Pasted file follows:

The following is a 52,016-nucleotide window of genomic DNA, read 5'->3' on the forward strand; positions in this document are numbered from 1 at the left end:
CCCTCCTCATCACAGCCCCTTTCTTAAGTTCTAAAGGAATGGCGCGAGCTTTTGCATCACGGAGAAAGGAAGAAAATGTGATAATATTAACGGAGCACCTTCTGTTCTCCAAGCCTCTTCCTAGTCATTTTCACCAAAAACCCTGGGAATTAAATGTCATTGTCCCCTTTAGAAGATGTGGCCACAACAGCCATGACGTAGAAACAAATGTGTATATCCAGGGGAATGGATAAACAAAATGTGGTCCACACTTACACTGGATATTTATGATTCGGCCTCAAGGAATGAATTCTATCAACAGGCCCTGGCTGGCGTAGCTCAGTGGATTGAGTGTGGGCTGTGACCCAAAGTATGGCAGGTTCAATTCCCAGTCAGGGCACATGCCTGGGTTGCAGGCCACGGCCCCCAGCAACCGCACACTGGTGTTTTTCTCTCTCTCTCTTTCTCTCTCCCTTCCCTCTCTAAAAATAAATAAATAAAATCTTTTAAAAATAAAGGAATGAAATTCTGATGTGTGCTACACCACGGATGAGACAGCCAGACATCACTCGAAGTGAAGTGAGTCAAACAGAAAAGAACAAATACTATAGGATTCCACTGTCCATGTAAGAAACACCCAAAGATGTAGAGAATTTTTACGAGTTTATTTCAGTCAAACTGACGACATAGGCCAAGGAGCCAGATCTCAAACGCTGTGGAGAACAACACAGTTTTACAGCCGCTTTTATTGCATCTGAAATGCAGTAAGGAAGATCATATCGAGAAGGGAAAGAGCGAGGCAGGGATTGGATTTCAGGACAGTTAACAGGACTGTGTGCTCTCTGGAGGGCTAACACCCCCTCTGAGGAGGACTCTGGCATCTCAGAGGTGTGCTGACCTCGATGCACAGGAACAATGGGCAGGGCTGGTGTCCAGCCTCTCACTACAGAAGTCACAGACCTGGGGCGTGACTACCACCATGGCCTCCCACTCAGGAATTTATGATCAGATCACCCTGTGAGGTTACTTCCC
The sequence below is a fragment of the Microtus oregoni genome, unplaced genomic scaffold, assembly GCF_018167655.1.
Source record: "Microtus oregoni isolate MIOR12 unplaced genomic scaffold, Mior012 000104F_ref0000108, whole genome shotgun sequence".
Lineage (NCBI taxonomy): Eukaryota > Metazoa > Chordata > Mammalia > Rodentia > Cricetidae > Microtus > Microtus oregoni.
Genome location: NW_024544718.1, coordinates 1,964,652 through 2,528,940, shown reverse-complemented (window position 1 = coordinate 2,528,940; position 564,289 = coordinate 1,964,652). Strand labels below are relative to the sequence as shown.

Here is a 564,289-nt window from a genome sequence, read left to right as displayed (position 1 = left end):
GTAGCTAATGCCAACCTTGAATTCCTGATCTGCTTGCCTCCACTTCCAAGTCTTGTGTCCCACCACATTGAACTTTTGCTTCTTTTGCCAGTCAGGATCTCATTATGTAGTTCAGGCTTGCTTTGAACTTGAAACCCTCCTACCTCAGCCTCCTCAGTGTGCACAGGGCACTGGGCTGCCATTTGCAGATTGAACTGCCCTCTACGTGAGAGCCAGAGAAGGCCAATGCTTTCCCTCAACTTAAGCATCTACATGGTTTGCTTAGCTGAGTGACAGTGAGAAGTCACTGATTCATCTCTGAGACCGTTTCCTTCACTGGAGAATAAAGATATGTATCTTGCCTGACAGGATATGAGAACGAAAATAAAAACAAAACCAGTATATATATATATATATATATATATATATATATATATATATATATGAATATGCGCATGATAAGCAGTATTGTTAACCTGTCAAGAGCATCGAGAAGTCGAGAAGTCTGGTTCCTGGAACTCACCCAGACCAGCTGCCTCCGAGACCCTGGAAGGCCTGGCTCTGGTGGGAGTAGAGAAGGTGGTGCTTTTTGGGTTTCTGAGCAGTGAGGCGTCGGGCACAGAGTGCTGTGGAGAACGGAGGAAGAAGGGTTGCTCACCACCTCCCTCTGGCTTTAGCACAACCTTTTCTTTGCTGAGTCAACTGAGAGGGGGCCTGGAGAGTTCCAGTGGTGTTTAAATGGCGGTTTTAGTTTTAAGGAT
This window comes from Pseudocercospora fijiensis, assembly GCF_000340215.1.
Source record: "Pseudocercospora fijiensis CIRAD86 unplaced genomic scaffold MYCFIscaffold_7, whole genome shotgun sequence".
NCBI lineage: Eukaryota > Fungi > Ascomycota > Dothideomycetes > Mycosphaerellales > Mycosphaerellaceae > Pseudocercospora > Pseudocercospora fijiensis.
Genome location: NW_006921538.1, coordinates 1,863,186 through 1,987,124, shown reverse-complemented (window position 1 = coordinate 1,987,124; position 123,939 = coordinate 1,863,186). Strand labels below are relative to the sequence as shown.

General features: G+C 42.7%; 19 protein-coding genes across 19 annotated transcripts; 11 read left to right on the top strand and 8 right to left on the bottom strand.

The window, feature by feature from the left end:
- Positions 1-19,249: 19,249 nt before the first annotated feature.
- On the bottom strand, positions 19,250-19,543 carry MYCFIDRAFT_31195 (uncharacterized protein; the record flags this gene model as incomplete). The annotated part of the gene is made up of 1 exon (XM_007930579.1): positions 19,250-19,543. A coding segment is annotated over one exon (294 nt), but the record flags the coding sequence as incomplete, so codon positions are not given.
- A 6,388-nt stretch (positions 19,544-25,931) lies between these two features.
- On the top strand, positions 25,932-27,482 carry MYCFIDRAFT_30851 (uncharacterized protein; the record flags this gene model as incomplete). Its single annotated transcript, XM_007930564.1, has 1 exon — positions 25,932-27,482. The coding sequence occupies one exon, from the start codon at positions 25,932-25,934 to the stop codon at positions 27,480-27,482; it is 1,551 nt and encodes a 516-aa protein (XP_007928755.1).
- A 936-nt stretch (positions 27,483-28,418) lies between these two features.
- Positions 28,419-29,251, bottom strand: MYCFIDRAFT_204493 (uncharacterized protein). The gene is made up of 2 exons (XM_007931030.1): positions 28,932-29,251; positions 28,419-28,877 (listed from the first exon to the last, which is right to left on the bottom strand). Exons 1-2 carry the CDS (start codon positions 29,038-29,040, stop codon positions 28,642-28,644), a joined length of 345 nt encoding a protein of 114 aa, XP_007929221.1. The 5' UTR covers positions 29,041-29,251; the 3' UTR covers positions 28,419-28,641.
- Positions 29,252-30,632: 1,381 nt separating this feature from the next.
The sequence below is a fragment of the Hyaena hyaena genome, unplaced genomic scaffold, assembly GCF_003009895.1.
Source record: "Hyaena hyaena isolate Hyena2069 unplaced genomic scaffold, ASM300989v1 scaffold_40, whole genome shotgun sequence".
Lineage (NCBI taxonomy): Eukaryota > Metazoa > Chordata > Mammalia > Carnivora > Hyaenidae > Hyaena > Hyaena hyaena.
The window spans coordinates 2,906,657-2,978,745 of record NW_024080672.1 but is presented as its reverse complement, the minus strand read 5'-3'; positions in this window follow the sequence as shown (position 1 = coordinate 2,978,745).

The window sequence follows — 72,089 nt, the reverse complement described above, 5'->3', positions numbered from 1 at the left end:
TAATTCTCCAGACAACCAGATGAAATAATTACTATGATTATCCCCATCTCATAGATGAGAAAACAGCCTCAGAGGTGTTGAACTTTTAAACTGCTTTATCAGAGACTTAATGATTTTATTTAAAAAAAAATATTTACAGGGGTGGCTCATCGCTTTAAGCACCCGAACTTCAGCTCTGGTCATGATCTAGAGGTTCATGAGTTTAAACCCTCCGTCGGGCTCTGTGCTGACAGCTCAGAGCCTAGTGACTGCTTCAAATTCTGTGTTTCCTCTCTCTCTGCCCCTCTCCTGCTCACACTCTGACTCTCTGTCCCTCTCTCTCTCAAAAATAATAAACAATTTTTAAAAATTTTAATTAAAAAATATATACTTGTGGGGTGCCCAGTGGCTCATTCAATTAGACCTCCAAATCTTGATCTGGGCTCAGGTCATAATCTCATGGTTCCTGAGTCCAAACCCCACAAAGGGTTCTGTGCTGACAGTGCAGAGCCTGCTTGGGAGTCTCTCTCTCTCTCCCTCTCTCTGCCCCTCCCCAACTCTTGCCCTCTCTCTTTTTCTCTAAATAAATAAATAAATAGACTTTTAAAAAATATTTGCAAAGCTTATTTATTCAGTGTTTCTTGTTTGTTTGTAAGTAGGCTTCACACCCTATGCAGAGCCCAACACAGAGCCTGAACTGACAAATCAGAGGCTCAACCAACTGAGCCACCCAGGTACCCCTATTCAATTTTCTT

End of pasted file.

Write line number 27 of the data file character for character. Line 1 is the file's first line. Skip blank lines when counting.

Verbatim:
TAATTCTCCAGACAACCAGATGAAATAATTACTATGATTATCCCCATCTCATAGATGAGAAAACAGCCTCAGAGGTGTTGAACTTTTAAACTGCTTTATCAGAGACTTAATGATTTTATTTAAAAAAAAATATTTACAGGGGTGGCTCATCGCTTTAAGCACCCGAACTTCAGCTCTGGTCATGATCTAGAGGTTCATGAGTTTAAACCCTCCGTCGGGCTCTGTGCTGACAGCTCAGAGCCTAGTGACTGCTTCAAATTCTGTGTTTCCTCTCTCTCTGCCCCTCTCCTGCTCACACTCTGACTCTCTGTCCCTCTCTCTCTCAAAAATAATAAACAATTTTTAAAAATTTTAATTAAAAAATATATACTTGTGGGGTGCCCAGTGGCTCATTCAATTAGACCTCCAAATCTTGATCTGGGCTCAGGTCATAATCTCATGGTTCCTGAGTCCAAACCCCACAAAGGGTTCTGTGCTGACAGTGCAGAGCCTGCTTGGGAGTCTCTCTCTCTCTCCCTCTCTCTGCCCCTCCCCAACTCTTGCCCTCTCTCTTTTTCTCTAAATAAATAAATAAATAGACTTTTAAAAAATATTTGCAAAGCTTATTTATTCAGTGTTTCTTGTTTGTTTGTAAGTAGGCTTCACACCCTATGCAGAGCCCAACACAGAGCCTGAACTGACAAATCAGAGGCTCAACCAACTGAGCCACCCAGGTACCCCTATTCAATTTTCTT